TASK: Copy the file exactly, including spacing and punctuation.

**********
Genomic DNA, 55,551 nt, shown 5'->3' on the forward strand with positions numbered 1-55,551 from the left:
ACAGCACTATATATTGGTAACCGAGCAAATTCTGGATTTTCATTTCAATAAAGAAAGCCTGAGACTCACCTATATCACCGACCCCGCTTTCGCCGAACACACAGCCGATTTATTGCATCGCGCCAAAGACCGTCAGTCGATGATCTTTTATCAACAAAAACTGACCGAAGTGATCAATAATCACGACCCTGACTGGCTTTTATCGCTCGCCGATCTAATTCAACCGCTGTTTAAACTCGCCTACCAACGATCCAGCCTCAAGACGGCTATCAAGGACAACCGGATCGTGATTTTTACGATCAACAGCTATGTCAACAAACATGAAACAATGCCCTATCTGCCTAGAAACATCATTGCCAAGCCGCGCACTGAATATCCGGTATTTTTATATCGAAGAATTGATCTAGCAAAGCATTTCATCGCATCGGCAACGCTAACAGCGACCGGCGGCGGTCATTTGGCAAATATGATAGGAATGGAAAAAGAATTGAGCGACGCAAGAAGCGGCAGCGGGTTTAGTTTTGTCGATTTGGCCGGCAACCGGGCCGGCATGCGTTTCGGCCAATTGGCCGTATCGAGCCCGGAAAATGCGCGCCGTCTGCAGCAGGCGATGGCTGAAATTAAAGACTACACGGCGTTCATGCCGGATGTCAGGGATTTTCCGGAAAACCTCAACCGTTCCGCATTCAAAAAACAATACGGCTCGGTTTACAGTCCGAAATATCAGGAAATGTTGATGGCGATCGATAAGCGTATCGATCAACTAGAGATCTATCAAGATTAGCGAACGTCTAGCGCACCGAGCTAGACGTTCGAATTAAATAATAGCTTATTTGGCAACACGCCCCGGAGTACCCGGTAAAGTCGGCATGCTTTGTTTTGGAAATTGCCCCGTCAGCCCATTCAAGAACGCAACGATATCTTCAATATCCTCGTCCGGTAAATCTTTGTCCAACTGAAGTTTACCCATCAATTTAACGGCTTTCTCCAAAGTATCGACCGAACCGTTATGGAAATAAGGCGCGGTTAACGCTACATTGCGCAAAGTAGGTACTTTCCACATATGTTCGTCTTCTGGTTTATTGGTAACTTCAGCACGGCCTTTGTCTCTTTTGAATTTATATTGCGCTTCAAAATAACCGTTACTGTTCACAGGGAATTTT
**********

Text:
Genomic DNA, 55,551 nt, shown 5'->3' on the forward strand with positions numbered 1-55,551 from the left:
ACAGCACTATATATTGGTAACCGAGCAAATTCTGGATTTTCATTTCAATAAAGAAAGCCTGAGACTCACCTATATCACCGACCCCGCTTTCGCCGAACACACAGCCGATTTATTGCATCGCGCCAAAGACCGTCAGTCGATGATCTTTTATCAACAAAAACTGACCGAAGTGATCAATAATCACGACCCTGACTGGCTTTTATCGCTCGCCGATCTAATTCAACCGCTGTTTAAACTCGCCTACCAACGATCCAGCCTCAAGACGGCTATCAAGGACAACCGGATCGTGATTTTTACGATCAACAGCTATGTCAACAAACATGAAACAATGCCCTATCTGCCTAGAAACATCATTGCCAAGCCGCGCACTGAATATCCGGTATTTTTATATCGAAGAATTGATCTAGCAAAGCATTTCATCGCATCGGCAACGCTAACAGCGACCGGCGGCGGTCATTTGGCAAATATGATAGGAATGGAAAAAGAATTGAGCGACGCAAGAAGCGGCAGCGGGTTTAGTTTTGTCGATTTGGCCGGCAACCGGGCCGGCATGCGTTTCGGCCAATTGGCCGTATCGAGCCCGGAAAATGCGCGCCGTCTGCAGCAGGCGATGGCTGAAATTAAAGACTACACGGCGTTCATGCCGGATGTCAGGGATTTTCCGGAAAACCTCAACCGTTCCGCATTCAAAAAACAATACGGCTCGGTTTACAGTCCGAAATATCAGGAAATGTTGATGGCGATCGATAAGCGTATCGATCAACTAGAGATCTATCAAGATTAGCGAACGTCTAGCGCACCGAGCTAGACGTTCGAATTAAATAATAGCTTATTTGGCAACACGCCCCGGAGTACCCGGTAAAGTCGGCATGCTTTGTTTTGGAAATTGCCCCGTCAGCCCATTCAAGAACGCAACGATATCTTCAATATCCTCGTCCGGTAAATCTTTGTCCAACTGAAGTTTACCCATCAATTTAACGGCTTTCTCCAAAGTATCGACCGAACCGTTATGGAAATAAGGCGCGGTTAACGCTACATTGCGCAAAGTAGGTACTTTCCACATATGTTCGTCTTCTGGTTTATTGGTAACTTCAGCACGGCCTTTGTCTCTTTTGAATTTATATTGCGCTTCAAAATAACCGTTACTGTTCACAGGGAATTTT